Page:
The National Trust for Historic Preservation has put Missouri’s parks system on its list of the eleven most endangered historic places in the United States. The Trust says Missouri’s parks are “in crisis.” It finds the elimination of 120 jobs in the system last fall and a 200-million dollar backlog in deferred maintenance make Missouri’s parks a “prime example” of the national threat to historic sites. The Trust says the sites on its list are “at risk for destruction or irreparable damage.” The Trust says 700 of the parks systems’ structures are historic and are at great risk.

President Susan Flader of the Missouri Parks Association says the legislature has failed to provide funding to help solve the problems. But she says politics has gotten into the way of approval of a bond issue. A Senate filibuster killed the bill last year after it had passed the House. This year, she says, Speaker Ron Richard “sat on” the bill and never allowed it to have a committee hearing.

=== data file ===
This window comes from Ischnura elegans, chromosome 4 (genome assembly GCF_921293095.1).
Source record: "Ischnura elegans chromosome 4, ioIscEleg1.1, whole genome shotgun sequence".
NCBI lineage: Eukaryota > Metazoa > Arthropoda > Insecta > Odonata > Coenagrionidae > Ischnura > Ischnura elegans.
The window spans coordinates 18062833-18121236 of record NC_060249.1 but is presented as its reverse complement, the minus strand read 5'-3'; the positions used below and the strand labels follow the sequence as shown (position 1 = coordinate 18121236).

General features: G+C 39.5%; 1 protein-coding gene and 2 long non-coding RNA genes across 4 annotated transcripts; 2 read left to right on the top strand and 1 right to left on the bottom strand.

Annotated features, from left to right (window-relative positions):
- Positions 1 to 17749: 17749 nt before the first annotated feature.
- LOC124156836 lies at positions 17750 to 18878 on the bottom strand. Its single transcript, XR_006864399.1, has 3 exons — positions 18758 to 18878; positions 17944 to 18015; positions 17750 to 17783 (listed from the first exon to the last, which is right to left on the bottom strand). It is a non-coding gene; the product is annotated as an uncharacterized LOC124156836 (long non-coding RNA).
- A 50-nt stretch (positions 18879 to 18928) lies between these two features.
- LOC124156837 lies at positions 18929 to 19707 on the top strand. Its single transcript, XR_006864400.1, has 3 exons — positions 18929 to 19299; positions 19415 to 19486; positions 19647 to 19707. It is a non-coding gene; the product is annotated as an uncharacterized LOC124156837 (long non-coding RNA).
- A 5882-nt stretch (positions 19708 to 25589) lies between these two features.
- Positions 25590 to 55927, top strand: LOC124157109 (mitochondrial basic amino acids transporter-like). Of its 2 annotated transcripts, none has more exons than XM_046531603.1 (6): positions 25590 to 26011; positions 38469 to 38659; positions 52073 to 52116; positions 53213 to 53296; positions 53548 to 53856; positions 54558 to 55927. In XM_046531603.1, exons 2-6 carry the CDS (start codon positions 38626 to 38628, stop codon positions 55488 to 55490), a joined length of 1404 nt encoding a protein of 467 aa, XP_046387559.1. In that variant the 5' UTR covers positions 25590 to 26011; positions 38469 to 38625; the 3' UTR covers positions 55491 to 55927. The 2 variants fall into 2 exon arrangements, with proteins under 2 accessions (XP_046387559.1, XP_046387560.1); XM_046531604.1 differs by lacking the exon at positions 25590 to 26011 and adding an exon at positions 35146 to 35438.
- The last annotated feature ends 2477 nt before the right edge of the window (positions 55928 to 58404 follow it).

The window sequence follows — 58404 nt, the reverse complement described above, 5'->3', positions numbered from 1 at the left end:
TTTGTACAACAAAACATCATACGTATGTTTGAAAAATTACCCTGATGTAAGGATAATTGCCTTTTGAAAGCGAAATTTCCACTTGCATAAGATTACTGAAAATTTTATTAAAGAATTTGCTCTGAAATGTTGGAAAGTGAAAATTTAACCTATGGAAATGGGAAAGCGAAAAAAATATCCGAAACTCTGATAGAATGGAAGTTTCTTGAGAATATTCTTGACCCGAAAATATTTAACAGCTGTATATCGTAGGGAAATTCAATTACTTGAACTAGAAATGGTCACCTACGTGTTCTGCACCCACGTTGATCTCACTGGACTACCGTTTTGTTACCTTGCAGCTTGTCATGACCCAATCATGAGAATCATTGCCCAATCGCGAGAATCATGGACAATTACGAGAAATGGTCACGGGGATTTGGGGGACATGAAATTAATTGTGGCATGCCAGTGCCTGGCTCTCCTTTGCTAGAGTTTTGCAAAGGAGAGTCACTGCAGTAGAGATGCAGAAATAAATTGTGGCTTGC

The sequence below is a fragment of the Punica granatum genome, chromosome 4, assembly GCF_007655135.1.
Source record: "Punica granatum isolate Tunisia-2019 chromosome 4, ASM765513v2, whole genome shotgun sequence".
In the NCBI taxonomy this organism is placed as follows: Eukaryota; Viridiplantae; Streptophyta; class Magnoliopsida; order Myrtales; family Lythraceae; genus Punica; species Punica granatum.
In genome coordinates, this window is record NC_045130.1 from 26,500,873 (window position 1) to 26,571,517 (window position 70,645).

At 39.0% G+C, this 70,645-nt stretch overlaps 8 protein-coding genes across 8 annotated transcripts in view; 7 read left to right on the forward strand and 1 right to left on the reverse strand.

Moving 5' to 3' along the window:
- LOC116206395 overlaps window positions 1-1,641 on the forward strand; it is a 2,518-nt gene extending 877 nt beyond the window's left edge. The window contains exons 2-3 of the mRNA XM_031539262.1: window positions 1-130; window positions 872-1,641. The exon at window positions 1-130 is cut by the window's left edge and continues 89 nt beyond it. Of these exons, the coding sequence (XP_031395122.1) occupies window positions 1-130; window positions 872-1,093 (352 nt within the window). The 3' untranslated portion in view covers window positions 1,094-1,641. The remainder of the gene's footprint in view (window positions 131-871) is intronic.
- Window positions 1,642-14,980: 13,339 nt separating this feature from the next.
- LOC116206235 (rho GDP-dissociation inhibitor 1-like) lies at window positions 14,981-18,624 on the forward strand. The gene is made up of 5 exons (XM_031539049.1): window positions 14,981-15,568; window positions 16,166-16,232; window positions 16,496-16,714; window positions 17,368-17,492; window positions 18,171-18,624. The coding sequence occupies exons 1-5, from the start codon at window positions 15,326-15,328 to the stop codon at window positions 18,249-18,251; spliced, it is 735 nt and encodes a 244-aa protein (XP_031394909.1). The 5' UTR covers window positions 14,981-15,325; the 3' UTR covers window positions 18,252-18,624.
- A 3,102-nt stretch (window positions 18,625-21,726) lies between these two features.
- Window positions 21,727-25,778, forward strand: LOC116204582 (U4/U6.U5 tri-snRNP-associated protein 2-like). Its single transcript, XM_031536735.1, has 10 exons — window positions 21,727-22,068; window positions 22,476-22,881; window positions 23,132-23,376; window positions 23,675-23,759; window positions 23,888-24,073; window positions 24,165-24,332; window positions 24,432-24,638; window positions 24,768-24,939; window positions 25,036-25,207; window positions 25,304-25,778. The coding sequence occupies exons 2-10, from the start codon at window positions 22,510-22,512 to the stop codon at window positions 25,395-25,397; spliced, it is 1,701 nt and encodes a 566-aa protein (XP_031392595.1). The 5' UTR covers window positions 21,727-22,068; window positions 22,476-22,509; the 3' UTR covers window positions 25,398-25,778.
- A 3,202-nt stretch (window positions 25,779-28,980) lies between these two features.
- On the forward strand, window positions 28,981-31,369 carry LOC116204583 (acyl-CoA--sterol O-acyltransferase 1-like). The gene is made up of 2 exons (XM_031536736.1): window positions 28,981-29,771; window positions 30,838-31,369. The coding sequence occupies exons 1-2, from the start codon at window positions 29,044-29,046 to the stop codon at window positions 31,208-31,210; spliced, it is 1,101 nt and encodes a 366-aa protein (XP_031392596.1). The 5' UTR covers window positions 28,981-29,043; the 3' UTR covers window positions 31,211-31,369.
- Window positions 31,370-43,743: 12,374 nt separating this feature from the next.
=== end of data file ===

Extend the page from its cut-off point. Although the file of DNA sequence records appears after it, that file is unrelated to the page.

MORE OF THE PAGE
At least one public safety issue is in play—a slumping dam at Trail of Tears State Park that has forced park officials to lower the lake level, closing it to swimmers.. The National Trust also says the KATY Trail needs about 48-million dollars in rehabilitation.

The organization says there is a secondary and possibly greater threat that won’t be felt in a year or two as the parks fall into greater disrepair and neglect.

Bob Priddy interviews Susan Flader 8:03 mp3